Still, emergency preparedness authorities for that county and the city of San Diego, which launched its notification system last month, said their phone messages saved lives, a sentiment shared by some who received calls. Others said they appreciated that officials were making such a pronounced effort.
Jeannine Sullivan, a resident the San Diego enclave of Scripps Ranch, said she evacuated her home Monday but returned a day later to hear a reverse 911 call on her answering machine.
“I think it’s a good thing, and even if we received the call after we left, it shows that everyone learned a lesson” from the 2003 Cedar fire, Sullivan said. “There was no warning then. Everybody left when we saw the flames on the hill. It was such chaos.”
Beverly Hills introduced its phone system 12 years ago. The city used the technology in April to notify neighborhoods around Benedict Canyon about a fire. The city also can use the system to inform residents of criminal activity and to let businesses know about protests that might interfere with their daily routine.
“The lifesaving capacities are tremendous,” said Deputy City Manager Cheryl Friedling.
“People like to know that we have the situation under control.”
Several firms provide automated phone service, but Temecula-based PlantCML says it has the majority of contracts for Reverse 911 systems in the United States.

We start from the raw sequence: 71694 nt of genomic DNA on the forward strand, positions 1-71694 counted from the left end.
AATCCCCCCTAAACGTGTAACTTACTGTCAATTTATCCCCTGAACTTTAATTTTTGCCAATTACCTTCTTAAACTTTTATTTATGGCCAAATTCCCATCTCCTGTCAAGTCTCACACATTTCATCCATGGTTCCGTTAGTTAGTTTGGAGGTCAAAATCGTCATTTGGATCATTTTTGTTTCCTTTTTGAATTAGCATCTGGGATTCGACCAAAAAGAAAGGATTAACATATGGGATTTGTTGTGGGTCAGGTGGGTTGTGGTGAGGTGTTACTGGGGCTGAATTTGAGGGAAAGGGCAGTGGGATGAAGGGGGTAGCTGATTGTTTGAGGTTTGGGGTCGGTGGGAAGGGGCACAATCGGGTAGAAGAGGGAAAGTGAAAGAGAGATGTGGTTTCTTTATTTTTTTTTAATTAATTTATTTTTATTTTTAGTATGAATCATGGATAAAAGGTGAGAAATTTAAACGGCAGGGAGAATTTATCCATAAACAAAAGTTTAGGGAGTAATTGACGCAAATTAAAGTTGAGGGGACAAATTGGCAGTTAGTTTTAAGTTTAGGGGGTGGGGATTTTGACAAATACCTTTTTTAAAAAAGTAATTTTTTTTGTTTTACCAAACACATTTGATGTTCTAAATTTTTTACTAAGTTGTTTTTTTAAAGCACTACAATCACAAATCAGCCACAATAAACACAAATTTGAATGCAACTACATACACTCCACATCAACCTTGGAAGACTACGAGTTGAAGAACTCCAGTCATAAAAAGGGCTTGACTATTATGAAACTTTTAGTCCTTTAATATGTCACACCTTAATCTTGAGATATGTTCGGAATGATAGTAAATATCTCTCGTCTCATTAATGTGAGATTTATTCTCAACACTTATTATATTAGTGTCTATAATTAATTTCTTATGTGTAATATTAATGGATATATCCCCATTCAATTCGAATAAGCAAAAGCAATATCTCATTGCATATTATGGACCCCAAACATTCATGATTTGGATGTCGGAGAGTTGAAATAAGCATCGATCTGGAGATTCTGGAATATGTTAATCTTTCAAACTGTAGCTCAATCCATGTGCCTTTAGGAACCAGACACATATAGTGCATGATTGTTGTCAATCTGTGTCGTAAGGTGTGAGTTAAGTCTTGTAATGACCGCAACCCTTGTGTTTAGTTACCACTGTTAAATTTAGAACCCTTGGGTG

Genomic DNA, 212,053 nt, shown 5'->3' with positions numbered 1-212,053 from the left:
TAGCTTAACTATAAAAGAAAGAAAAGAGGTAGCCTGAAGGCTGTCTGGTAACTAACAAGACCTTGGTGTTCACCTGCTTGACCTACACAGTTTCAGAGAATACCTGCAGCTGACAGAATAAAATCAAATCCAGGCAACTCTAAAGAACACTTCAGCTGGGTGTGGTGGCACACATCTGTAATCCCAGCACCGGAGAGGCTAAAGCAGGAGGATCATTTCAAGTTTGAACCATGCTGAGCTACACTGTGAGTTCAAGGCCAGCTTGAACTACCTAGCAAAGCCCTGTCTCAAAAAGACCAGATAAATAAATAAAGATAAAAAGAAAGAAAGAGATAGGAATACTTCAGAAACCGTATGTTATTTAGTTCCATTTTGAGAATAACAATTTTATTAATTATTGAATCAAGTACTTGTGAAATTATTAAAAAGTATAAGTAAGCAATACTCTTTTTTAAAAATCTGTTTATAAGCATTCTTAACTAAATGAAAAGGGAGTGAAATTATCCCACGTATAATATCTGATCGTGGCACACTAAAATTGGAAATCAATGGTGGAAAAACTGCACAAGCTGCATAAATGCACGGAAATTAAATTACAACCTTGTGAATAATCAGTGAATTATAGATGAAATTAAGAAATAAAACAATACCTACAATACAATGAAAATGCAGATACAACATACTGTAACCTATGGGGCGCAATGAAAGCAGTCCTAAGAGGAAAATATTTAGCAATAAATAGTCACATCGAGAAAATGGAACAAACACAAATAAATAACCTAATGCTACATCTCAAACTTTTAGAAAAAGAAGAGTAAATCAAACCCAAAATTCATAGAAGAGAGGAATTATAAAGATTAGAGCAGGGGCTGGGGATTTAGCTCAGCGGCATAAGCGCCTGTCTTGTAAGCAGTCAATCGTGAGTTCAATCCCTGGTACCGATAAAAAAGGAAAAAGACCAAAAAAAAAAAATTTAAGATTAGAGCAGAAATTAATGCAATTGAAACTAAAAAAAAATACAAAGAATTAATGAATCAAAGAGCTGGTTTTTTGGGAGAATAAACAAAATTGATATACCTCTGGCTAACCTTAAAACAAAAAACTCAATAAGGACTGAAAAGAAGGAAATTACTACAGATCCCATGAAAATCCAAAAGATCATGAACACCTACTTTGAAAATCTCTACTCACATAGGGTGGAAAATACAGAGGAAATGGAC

The company has contracts to provide or deliver Reverse 911 to more than 1,000 cities and counties, with high-end systems typically costing several hundred thousand dollars, said Lorin Bristow, a PlantCML vice president.
He said such systems became popular in the 1980s after being initially designed to warn residents living around nuclear powerplants.
“Since then it has taken off into many other areas and has been bolstered tremendously by Sept. 11,” Bristow said, referring to the 2001 terrorist attacks.
Bristow said reverse 911 systems are capable of calling both wired telephones and cellphones, and that different localities collect the numbers they want to reach in different manners: Some ask residents to submit numbers, while others purchase numbers from consumer-data firms.
Los Angeles County emergency preparedness officials have been working for more than a year on a mass notification system with help from several cities, including Los Angeles. They expect to pick a vendor by the end of the year.
About two-thirds of Los Angeles County -- or 2,649 square miles -- is unincorporated, including many communities and hamlets in remote corners of the San Gabriel Mountains, where fires burned this week.
The proposed system would serve those areas plus any other city that has a regular 911 emergency network and wants to participate, said Doyle Campbell, the deputy chief executive for public safety for Los Angeles County.
Campbell cautioned that reverse 911 should only be part of a broad warning system.
“You can have phone systems go down in an emergency,” he said.
“And even with mass notification systems you still need to put deputies into an area to ensure compliance and to make sure people actually received notice.”
Times staff writer H.G. Reza contributed to this report from San Diego.